Thanedar also got very personal in his description of El-Sayed’s background.

“He gets a lot of glowing coverage in Intercept,” he said. “But all it is is just a rich kid who never had to suffer. Got his way. And when he doesn’t get his way, he gets mad and he starts child-like acting like when he was caught with the residency issue, he tried to hit back. Because you know he has got a life of privilege. He probably has no college debt. He grew up in Bloomfield — I went to his high school, it’s like five star, five star hotel. … So he grew up with privilege.”

“Look, who has my level of lifetime experiences? Certainly not a kid who is 33 years old, has three jobs in two years. He doesn’t have the skill set to manage a $56 billion state with huge amount of problems,” he said. “I don’t really see a huge amount of qualifications Abdul has to be progressive. He grew up in Bloomfield, which is one of the richest areas. He grew up in a very wealth household. He either got scholarships, or he got paid for his tuition by his parents, rich parents. He voted only half the time in the last 10 years. He misrepresented himself, basically he’s skillful and he’s memorized a very progressive speech, and he delivers it well because he’s got good oratory skills.”

We followed up by pointing to ex-Sanders presidential campaign staff that El-Sayed has hired to prove his progressive credentials. “But they have done nothing. Have you ever seen them talk or do anything? Nothing,” he said.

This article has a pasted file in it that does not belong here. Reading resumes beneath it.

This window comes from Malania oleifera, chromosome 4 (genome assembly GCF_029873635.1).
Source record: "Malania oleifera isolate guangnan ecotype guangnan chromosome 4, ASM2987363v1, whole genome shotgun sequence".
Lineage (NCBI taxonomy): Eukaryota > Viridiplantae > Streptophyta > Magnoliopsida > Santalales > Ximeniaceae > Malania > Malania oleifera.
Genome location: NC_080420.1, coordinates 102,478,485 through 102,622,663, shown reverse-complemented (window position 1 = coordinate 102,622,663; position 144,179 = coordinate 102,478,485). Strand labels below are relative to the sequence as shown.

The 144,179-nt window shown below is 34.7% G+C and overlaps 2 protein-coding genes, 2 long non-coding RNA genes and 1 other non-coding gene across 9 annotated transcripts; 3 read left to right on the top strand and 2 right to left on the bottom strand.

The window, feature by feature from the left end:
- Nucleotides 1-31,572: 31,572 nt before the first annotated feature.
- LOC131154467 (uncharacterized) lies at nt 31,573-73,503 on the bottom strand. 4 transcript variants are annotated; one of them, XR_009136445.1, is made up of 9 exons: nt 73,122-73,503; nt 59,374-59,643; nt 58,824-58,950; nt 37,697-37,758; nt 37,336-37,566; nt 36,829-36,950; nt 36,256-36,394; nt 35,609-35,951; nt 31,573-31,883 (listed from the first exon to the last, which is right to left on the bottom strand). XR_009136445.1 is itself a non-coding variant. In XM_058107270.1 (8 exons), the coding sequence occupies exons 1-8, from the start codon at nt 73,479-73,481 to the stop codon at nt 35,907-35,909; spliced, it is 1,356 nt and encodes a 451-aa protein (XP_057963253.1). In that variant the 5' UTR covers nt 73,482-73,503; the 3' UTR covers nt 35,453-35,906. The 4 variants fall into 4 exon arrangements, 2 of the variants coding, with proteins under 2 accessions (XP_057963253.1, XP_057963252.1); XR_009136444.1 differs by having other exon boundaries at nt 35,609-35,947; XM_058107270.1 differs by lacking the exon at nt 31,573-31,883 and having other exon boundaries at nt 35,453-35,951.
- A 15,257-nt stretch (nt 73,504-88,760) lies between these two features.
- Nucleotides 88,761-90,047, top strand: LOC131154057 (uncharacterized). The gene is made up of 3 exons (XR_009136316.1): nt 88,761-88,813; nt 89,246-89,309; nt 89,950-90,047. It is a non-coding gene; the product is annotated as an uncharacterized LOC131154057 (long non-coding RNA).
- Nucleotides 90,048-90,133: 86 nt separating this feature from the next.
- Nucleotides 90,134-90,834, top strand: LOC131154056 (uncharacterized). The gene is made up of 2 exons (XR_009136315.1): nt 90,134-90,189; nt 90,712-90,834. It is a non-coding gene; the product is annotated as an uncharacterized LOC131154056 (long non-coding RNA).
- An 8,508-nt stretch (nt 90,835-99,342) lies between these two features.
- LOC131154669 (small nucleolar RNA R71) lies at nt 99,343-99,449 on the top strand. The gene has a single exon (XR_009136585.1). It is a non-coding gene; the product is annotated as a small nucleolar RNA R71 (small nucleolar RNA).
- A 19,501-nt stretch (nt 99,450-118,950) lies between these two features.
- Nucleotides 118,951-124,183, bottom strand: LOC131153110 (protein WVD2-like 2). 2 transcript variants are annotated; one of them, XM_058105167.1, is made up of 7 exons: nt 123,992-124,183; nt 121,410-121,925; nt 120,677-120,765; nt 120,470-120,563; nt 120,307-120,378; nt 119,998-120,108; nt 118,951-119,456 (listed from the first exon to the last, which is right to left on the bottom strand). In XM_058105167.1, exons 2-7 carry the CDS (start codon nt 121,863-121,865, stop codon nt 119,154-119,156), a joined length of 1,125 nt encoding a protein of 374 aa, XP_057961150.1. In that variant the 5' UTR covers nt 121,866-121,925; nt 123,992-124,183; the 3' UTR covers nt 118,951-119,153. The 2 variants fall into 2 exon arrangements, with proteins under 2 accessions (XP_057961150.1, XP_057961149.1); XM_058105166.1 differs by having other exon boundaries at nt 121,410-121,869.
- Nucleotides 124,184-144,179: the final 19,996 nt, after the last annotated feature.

Adam Joseph, a spokesperson for El-Sayed, offered a response to Thanedar’s comments to The Intercept. “While he continues to add to the list of lies about his so-called progressive record, we are focused on protecting people from corporations and millionaires like him who continue to exploit us,” he said.

Thanedar also didn’t mince his words about Whitmer.

“And certainly Whitmer, with 14 years in the public domain, hasn’t had anything to show as her accomplishments. She calls her No. 1 accomplishment Medicaid expansion, which was done by Snyder and he championed it,” he said.

“Gretchen Whitmer is the only candidate in this race with a clear track record of getting things done for Michigan families. Medicaid expansion didn’t just happen,” Zach Pohl, Whitmer’s communications director, told The Intercept in response to Thanedar’s comments. “Governor Snyder couldn’t get enough votes from his own party to pass a bill, so Gretchen rolled up her sleeves and brought Republicans and Democrats together to expand Medicaid and cover over 670,000 more Michiganders. She did the same thing when she negotiated with Republicans to raise the minimum wage, which just went up for the fourth time this year. As governor, Gretchen will focus on the things that will actually make a difference in people’s lives right now, like fixing the damn roads, making health care more affordable, and investing in skills and job-training programs so all Michiganders can get a good-paying job. That’s how we build a better Michigan for everyone.”

Top photo: Shri Thanedar announced his candidacy for Michigan governor during a news conference on June 8, 2017, in Detroit.